[aprssig] Re: Ants for Bikes WAS: Broken digis (Ohio to Oklahoma and everywhere inbetween

w2pi at optonline.net w2pi at optonline.net
Wed Aug 1 19:01:42 CDT 2007

I have had the same experience when bicycle mobile - 1/2 wave works much better than 1/4 wave.
Paul, W2PI

----- Original Message -----
From: "Stephen H. Smith" 
Date: Wednesday, August 1, 2007 7:21 pm
Subject: [aprssig] Re: Ants for Bikes WAS: Broken digis (Ohio to Oklahoma and everywhere inbetween
To: TAPR APRS Mailing List 

> William McKeehan wrote:
> > My results with a setup on a motorcycle were less than 
> expected with a 1/4
> > wave antenna even with 5 and 50 watt setups.
> >
> > Changing the antenna to a 1/2 wave made a HUGE improvement for me.
> > 
> Because a 1/4-wave requires a HORIZONTAL metallic surface (i.e. 
> groundplane) underneath it to make up for the missing part of a 
> half-wave radiator. You can get the metallic mass of the 
> bike's body 
> to counterpoise the 1/4-wave radiator for purposes of 
> establishing 
> resonance and getting a low SWR, but the radiation angle is 
> mostly up in 
> the air; i.e. you're doing a "moonshot" instead of putting out 
> your 
> power close to the horizon where the digipeaters are. 
> Great for 
> satellite operation but lousy for terrestrial operation. 
> low SWR doesn't prove you are radiating (or radiating in the 
> right 
> place). Consider a dummy load.......
> A 1/4-wave on a car's roof (i.e. big chunk of HORIZONTAL sheet 
> metal) 
> is somewhat better with the major radiation occurring at about 
> 15-25 
> degrees above the horizon. 
> A 1/2-wave radiator, whether end-fed like a J or center-fed like 
> a 
> dipole, will radiate almost straight out toward the horizon 
> additional ground plane mass under it.
> The "secret weapon" for serious 2M DX radiation from a bicycle, 
> fiberglass body boat or car, or motorcycle is the Hygain Model 
> 270 or 
> 285. These 8-foot long fiberglass whips, unfortunately no 
> longer in 
> production, are derived from a VHF marine antennna. They are a 
> PAIR of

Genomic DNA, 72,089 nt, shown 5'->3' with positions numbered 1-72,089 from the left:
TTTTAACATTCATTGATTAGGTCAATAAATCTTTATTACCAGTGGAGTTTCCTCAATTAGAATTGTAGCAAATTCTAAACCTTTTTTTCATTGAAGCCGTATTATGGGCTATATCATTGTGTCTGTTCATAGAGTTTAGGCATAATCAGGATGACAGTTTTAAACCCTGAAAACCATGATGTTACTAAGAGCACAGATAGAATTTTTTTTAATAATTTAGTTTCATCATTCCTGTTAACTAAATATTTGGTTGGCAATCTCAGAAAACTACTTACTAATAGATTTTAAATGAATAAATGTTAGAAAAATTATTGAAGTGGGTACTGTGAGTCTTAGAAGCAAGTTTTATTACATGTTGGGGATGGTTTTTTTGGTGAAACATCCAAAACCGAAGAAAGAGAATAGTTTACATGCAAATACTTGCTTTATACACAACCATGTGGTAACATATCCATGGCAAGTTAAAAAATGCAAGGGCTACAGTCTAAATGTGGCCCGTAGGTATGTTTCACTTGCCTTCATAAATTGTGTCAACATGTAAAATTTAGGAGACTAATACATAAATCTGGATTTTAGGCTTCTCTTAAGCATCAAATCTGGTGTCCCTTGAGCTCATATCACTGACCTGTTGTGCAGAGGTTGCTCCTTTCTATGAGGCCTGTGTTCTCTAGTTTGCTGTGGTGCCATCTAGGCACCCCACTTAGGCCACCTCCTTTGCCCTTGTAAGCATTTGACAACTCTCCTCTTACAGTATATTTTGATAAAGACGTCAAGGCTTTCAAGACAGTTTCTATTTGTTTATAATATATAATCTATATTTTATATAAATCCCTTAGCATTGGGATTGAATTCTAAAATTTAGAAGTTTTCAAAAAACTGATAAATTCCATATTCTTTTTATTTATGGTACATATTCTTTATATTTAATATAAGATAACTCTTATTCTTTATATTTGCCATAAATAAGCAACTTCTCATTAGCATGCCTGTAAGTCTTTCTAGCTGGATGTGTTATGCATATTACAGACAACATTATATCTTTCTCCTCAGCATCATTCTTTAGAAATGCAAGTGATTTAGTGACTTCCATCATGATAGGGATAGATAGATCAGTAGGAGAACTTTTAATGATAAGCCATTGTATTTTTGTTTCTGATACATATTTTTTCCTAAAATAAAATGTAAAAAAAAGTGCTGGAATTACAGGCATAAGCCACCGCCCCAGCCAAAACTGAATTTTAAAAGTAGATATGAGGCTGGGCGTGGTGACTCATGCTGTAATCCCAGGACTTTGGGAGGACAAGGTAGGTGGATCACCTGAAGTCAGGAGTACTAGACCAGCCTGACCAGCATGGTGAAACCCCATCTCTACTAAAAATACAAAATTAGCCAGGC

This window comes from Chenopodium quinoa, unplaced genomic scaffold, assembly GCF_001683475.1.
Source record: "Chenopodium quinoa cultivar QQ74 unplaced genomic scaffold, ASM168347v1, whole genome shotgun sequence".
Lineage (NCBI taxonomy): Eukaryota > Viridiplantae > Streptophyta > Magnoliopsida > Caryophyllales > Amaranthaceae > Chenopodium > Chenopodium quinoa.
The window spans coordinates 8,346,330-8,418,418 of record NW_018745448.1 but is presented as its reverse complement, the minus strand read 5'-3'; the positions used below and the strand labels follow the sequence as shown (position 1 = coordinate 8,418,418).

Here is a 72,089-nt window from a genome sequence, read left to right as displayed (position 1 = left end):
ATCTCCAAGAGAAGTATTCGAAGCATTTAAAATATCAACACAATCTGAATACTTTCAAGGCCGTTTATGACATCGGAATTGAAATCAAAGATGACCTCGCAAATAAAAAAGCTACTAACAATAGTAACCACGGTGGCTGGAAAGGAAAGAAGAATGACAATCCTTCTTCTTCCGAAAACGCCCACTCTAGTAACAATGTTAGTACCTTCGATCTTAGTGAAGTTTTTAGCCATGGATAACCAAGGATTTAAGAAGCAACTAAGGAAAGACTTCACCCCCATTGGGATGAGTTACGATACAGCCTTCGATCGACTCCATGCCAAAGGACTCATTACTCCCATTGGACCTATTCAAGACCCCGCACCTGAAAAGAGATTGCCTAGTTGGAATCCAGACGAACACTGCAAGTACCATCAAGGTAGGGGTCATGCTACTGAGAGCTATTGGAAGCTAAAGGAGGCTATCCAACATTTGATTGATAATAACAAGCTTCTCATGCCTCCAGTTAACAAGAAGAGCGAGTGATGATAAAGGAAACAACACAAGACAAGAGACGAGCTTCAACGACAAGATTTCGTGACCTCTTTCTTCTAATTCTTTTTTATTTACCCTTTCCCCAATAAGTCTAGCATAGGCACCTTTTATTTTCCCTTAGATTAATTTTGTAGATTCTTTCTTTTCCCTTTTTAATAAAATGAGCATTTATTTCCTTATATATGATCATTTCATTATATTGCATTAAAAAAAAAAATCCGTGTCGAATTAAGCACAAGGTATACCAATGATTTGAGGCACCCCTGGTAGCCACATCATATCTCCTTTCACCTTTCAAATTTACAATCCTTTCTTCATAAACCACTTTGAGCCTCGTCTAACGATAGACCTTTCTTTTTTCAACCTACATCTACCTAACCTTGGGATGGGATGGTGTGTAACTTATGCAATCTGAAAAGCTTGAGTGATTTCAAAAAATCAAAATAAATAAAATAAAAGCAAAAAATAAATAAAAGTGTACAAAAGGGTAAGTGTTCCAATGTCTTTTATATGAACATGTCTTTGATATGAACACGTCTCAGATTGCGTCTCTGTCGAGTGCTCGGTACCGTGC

> 2-meter 5/8-wave radiators stacked and center-fed so they don't 
> need a 
> ground plane. The base is a 3/8-20 screw stud, like an HF 
> antenna or 
> CB whip, but is for mechanical support only - it is not an 
> electrical 
> connection. The attached RG-58 feedline comes out of a 
> grommeted hole 
> in the side of the mast about 1 inch above the mount stud. 
> You mount 
> this thing on a bumper mount, split-ball, mirror clamp or 
> monster 
> mag-mount as you would a 108" CB whip. [ Years ago, I ran 
> one of 
> these mounted on the back of a Vespa moped, hooked to a Standard 
> 826 2M 
> hand-held, while I was in college at Sault Ste Marie, MI for 
> several 
> years with great results! I mounted a classic split-ball mount 
> on the 
> lid of the cargo box behind the seat to support it.]
> They are great for portable fixed antennas also. You tie a 
> nylon string 
> to the tip of the whip and just hoist it up into a tree, 2nd-
> floor 
> balcony, curtain rod or whatever else is handy. Or tie-wrap the 
> first 
> foot or so of one to a portable PVC pipe or fiberglass mast. 
> You don't 
> have to worry about radials, ground planes, etc. I've used 
> them many 
> times for ham club demos of APRS, packet and SSTV, and for field 
> day, etc. 
> Or hoist one up into a tree HORIZONTALLY by tying strings to 
> BOTH ends 
> to form a 3dBd gain broadside horizontal array for 2M SSB.
> The 270 was a stiff white fiberglass sleeve for it's entire 8-
> foot 
> length. The 285 was a black fiberglass sleeve for the first 
> half of 
> it's length and a thin flexible stainless steel whip, similar to 
> the 
> usual 5/8-wave whip for the other half. These antennas are 
> well worth 
> looking for at swapmeets, if you need to run mobile 
> installations on 
> vehicles without horizontal sheet metal. 
> A much smaller alternative, currently available that works very 
> well, is 
> the Diamond NR-770 which is a no-ground-plane 2M/70cm dual-
> bander with 
> an open (corkscrew) coil at it's center-point. This antenna is 
> about 
> 38-40 inches tall (i.e. 2M half-wave). Available in both NMO and 
> UHF 
> base versions in either chrome or matte black, it's perfect for 
> screwing 
> into a UHF bulkhead ("barrel") connector mounted through an L-
> bracket on 
> no-ground-plane vehicles. It's also ideal with all-in-one ammo-
> box 
> trackers. Just place a barrel plug through a 5/8th-inch hole 
> in the 
> top of the case and screw it in. It works VASTLY better than 
> simple 
> 1/4-wave whips when the box is too small to be an effective 
> ground 
> plane, with vastly less RFI into the GPS or Tinytrack. [ You 
> need a 
> surface of at least 19" radius to be an effective ground plane 
> on 2M. 
> Further, even when properly ground-planed, a quarter-wave will 
> have as low an angle of radiation as a half-wave. ] 
> I have used a 770 taped to a fiberglass pushup mast as a 
> temporary 
> base-station antenna. Just splice the male UHF connector in 
> it's base 
> to a run of coax with a barrel plug and hoist it up. No radials 
> or 
> ground plane needed. Or pull it up into a tree by tying a piece 
> of 
> nylon string or 20-lb-test mono-filament fish line to it's tip.
> --
> Stephen H. Smith wa8lmf (at) aol.com
> EchoLink Node: 14400 [Think bottom of the 2M band]
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